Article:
When Yotel initially launched, the concept was much more alien to investors and guests than it is today, but establishing a segment for small-room hotels has helped pave a path to more widespread acceptance from investors, said Yotel CEO Hubert Viriot.
LOS ANGELES—The idea of a microhotel—i.e. a property built around the concept of compact guest rooms in desirable locations—is a considerably less off-the-wall and novel today than it was when Yotel launched its first property outside of an airport in New York in 2011.
And while his company prizes being viewed as innovators, Yotel CEO Hubert Viriot said it’s definitely a good thing in terms of winning over investors that the concept is much more established.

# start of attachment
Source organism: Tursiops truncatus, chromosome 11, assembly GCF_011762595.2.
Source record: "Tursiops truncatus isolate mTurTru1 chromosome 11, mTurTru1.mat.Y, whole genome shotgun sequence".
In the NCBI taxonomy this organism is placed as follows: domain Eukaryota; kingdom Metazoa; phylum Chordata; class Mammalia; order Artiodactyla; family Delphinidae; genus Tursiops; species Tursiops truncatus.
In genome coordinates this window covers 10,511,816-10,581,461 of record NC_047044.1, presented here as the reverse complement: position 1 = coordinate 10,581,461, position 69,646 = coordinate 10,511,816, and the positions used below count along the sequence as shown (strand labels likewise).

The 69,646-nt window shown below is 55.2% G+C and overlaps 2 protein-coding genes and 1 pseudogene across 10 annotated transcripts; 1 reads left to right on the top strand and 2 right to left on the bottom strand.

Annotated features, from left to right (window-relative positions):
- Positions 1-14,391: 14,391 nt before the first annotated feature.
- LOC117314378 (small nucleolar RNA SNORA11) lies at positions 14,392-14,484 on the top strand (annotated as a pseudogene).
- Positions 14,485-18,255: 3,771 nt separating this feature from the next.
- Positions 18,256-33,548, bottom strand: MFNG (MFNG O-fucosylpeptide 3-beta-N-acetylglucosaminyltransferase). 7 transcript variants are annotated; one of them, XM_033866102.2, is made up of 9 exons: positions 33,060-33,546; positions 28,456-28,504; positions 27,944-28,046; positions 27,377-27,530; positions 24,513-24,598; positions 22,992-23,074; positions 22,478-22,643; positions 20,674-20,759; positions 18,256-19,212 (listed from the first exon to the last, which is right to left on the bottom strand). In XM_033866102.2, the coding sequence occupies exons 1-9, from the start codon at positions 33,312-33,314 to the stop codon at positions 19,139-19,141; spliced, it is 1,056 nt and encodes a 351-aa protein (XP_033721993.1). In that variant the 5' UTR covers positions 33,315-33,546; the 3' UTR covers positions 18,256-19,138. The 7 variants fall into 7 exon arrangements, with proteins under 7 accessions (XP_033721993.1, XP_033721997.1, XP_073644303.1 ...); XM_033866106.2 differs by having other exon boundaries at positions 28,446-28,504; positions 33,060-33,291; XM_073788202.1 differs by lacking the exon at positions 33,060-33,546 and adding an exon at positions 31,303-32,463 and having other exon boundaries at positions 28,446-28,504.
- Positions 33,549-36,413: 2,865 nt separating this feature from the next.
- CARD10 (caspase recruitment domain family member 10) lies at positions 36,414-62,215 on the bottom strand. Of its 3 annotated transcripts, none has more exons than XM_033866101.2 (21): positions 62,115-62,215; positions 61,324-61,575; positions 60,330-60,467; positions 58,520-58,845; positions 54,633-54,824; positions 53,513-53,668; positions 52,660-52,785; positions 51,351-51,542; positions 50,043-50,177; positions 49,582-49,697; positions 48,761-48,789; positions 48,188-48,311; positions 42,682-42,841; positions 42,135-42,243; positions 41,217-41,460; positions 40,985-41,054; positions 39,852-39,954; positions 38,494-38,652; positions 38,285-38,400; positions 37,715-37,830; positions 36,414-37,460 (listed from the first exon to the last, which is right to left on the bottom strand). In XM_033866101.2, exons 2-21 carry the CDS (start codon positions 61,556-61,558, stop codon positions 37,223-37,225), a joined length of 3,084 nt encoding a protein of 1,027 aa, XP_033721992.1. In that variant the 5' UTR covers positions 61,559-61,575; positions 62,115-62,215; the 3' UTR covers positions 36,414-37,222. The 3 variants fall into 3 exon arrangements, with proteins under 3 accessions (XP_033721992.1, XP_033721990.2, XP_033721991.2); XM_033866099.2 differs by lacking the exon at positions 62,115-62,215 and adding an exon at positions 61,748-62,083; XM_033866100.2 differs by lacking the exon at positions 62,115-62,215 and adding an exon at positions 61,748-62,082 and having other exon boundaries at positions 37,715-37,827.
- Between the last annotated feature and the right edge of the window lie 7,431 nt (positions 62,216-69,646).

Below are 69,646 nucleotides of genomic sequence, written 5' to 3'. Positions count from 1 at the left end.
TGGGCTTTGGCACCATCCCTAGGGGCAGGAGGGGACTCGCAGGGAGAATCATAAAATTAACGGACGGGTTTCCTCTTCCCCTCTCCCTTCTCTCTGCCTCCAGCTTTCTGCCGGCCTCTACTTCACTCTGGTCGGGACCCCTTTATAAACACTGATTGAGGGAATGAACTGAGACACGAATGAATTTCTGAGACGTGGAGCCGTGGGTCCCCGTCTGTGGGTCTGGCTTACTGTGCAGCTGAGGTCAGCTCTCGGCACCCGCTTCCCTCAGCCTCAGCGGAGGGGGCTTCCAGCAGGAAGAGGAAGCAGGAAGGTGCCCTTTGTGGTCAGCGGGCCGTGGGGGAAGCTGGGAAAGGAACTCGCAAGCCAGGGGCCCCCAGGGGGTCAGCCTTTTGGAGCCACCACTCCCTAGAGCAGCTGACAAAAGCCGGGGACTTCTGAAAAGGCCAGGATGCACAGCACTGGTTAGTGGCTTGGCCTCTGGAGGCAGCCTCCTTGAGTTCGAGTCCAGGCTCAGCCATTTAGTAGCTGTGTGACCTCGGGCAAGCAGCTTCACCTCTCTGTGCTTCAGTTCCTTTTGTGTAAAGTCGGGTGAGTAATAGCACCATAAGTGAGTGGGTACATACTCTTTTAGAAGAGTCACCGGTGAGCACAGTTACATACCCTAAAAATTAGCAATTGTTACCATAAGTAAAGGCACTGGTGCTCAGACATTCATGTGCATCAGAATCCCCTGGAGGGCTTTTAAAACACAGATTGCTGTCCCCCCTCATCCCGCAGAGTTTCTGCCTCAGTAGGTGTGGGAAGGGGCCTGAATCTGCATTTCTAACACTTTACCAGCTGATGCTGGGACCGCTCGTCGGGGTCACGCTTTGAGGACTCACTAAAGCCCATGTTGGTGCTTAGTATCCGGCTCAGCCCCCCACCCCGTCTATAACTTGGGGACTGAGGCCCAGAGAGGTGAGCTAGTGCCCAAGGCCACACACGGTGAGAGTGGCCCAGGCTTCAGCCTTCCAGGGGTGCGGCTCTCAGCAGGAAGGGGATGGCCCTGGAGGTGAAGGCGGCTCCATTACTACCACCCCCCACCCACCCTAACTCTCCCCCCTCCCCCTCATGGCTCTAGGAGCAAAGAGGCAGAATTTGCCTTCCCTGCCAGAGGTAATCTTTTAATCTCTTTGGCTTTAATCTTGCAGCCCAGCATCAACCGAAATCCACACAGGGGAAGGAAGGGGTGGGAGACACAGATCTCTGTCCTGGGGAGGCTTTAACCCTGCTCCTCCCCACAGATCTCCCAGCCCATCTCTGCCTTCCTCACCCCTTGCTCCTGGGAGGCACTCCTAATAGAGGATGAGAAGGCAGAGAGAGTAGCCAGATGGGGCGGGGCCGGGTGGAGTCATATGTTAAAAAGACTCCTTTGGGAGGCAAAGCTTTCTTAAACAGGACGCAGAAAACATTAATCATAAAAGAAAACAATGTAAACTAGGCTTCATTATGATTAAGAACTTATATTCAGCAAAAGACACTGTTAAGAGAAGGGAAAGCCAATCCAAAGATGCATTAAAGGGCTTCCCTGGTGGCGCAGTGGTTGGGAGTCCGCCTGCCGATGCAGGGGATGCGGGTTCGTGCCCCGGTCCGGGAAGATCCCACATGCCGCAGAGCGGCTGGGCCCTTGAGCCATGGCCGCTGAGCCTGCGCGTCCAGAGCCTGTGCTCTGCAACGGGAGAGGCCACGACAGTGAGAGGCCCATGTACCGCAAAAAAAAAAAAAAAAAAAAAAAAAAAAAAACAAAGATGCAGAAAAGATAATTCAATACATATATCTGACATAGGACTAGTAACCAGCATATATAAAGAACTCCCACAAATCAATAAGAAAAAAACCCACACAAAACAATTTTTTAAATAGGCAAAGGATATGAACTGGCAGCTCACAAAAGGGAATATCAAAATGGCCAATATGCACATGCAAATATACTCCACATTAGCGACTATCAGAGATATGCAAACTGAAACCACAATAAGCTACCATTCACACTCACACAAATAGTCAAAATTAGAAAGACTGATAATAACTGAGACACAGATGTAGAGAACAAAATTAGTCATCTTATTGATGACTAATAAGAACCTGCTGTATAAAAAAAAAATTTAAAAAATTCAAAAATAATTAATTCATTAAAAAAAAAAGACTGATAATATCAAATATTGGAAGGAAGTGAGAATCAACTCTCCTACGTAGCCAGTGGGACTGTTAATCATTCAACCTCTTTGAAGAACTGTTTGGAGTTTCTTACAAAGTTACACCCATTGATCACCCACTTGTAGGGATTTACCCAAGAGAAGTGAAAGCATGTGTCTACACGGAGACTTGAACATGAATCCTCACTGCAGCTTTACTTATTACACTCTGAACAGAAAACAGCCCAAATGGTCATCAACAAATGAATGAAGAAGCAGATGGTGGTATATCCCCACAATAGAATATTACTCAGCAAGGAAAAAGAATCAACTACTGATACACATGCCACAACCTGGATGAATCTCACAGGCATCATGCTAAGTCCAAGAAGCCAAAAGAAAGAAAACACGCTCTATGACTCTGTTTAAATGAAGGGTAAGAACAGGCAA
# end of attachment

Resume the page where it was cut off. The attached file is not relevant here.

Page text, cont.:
“Generally speaking, what we do is increasingly becoming a segment across the world,” he said. “We have competitors nowadays, or alternative users, which I think is great. I don't see that as a threat, quite the contrary. It makes our life much easier to be able to say that we are part of this segment and for both the consumer and investment community it's much easier to understand what we do. And therefore today we don't really have to explain the ‘why’ of Yotel.”
Viriot also discussed the growth of the newest of his company’s three brands, Yotelpad. That brand, which exists in the extended-stay segment, opens up new markets such as resort areas, he said.
Viriot also touched on a project his company embarked on to forecast what hotels will be like in 2050, which included predictions for things like “predictive room service” and in-room augmented reality.